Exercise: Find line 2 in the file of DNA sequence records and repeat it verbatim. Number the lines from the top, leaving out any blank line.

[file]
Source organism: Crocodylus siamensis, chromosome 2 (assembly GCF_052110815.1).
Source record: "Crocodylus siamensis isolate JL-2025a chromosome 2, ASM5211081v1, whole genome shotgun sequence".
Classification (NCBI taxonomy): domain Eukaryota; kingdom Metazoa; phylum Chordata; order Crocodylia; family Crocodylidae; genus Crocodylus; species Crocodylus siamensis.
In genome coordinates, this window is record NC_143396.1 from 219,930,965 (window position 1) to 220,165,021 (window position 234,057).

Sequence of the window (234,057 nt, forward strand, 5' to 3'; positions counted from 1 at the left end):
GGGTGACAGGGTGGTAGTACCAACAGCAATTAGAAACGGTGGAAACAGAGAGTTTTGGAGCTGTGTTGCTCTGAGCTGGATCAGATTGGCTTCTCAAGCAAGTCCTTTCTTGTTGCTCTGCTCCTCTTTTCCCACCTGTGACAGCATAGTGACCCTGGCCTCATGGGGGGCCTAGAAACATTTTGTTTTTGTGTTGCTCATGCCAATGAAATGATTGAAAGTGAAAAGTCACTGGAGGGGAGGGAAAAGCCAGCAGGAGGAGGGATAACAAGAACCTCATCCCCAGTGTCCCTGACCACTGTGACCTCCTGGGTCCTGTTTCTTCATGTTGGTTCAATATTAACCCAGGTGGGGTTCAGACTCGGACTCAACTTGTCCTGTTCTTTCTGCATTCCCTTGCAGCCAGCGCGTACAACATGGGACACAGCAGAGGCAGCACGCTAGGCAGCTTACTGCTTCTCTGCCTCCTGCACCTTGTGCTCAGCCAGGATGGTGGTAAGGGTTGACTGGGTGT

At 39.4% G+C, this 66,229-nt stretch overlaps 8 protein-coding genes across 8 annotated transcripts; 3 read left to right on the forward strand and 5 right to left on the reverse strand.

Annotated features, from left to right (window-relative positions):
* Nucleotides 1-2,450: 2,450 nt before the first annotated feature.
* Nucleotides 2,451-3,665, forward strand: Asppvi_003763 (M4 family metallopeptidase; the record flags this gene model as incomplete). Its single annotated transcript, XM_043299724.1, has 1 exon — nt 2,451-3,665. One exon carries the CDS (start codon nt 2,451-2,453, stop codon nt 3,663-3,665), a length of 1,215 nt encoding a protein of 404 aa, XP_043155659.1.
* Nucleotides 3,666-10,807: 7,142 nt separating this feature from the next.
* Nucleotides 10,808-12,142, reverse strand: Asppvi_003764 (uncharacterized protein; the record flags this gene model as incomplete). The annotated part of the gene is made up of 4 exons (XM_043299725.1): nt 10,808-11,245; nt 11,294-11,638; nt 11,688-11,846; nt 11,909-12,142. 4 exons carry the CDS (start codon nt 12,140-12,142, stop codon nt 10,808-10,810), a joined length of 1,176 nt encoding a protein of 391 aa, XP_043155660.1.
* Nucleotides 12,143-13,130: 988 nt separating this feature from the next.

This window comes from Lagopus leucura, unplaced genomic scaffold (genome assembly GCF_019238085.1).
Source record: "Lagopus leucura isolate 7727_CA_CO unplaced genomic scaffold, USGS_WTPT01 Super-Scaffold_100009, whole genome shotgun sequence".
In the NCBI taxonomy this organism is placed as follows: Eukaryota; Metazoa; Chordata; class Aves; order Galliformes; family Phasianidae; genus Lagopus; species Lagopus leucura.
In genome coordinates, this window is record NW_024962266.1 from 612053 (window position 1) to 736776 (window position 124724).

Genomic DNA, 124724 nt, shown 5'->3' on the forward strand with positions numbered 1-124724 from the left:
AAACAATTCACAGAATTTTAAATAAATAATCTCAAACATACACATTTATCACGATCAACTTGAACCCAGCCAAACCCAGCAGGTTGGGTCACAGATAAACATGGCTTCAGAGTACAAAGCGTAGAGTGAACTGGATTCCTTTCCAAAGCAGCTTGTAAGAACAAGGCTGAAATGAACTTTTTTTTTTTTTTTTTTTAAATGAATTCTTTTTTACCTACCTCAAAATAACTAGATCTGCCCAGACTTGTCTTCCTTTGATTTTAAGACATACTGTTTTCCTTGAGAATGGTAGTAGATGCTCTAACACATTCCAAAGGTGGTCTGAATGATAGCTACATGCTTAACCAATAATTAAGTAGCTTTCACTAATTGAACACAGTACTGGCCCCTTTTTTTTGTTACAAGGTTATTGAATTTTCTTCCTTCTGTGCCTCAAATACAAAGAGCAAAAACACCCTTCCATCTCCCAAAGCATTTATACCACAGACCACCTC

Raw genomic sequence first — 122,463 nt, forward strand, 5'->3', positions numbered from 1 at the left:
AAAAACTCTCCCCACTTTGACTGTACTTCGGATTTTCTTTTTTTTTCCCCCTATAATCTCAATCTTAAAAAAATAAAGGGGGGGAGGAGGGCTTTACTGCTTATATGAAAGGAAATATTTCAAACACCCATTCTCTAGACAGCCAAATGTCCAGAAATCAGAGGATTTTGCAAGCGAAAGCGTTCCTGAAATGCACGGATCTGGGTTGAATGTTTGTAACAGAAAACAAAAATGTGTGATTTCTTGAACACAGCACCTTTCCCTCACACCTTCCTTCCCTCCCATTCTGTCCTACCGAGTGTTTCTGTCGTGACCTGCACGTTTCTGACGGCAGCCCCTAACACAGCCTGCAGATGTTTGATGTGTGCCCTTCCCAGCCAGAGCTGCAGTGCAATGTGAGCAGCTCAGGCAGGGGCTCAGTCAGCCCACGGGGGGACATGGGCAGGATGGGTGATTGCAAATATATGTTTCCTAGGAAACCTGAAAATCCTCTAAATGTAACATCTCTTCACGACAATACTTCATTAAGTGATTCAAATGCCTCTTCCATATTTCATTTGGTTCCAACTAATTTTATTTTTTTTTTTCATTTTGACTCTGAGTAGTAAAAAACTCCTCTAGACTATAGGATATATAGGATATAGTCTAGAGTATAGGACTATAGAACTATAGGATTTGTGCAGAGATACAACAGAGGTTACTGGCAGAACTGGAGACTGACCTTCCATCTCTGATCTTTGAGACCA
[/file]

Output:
Source record: "Crocodylus siamensis isolate JL-2025a chromosome 2, ASM5211081v1, whole genome shotgun sequence".